Threats

Equifax named a six month old vulnerability as the cause of a devastating hack of information on 140 million people. It was patched in August.

Beset by Lawsuits, Scams, Investigations, Equifax names Source of Breach

In-brief: Beset by a plunging share price, class action lawsuits in dozens of states, pending Congressional hearings and a FTC investigation, Equifax on Wednesday finally settled speculation and named a six month old hole in a common software platform, Apache Struts, as the cause of a massive hack.

Bluetooth Flaw affects Billions of Devices and has a Name: BlueBorne

Bluetooth Flaw affects Billions of Devices and has a Name: BlueBorne

In-brief: Dubbed BlueBorne, the flaw could affect billions of devices that use the Bluetooth wireless protocol, enabling remote hacks, the security firm Armis warned. 

Equifax said last week that hackers may have made off with information on 143 million individuals. But the company's response to the hack may have angered customers more than the hack itself. (Image courtesy of Equifax.)

Inside the Equifax Hack, Facebook’s Problem with Authoritarianism & ASPertise harnesses Asperger’s Syndrome

In-brief: In this week’s podcast, Security Ledger Editor in Chief Paul Roberts talks with noted security researcher Robert “RSnake” Hansen about the data breach at Equifax and why the company’s response to it was so lacking. Also: Chris Sumner of the Online Privacy Foundation talks about why Facebook is a killer app for information operations and we talk to the president of ASPertise: a consulting firm by and of professionals with Aspergers and Autism spectrum disorders.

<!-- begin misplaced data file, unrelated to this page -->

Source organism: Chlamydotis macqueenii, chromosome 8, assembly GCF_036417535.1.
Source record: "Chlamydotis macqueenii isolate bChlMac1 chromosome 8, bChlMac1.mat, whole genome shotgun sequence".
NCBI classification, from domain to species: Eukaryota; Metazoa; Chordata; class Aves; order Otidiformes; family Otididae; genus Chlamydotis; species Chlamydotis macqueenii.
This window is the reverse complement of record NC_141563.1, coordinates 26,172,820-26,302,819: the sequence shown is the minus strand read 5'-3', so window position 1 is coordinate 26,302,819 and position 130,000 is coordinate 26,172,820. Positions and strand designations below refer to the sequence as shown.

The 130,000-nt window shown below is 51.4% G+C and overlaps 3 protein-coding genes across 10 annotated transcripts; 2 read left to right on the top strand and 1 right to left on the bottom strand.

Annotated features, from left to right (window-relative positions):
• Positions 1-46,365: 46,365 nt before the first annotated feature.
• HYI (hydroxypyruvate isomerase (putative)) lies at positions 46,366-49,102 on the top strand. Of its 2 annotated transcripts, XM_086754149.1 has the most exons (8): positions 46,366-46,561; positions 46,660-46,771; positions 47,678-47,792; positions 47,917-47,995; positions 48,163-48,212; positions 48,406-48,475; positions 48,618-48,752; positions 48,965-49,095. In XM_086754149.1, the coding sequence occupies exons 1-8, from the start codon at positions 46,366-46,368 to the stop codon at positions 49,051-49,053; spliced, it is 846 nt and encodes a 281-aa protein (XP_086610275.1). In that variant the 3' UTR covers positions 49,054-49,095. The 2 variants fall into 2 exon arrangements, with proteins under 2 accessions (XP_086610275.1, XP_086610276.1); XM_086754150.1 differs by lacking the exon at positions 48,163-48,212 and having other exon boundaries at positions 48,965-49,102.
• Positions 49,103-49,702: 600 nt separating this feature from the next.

Facebook said thousands of ads that ran on its site in 2015 and 2016 have links to Russian information operations.

Facebook: Russia’s Hand in Disinformation Campaign That Reached Millions

In-brief: Facebook said thousands of ads that ran on its site in 2015 and 2016 have links to Russian information operations. The ads were designed to foment discord around a range of issues. 

A flaw in smart cameras sold by Samsung leaves them vulnerable to remote attack, researchers claim.

A Year After Mirai: Insecure Devices are still a Huge Problem

In-brief: A year after Mirai, as many as 100,000 devices, globally, may be running some version of the Mirai malware, while countless others are vulnerable to being enlisted in a Mirai-like attack. Worse: these systems may not be patched for “years,” according to the SANS Internet Storm Center.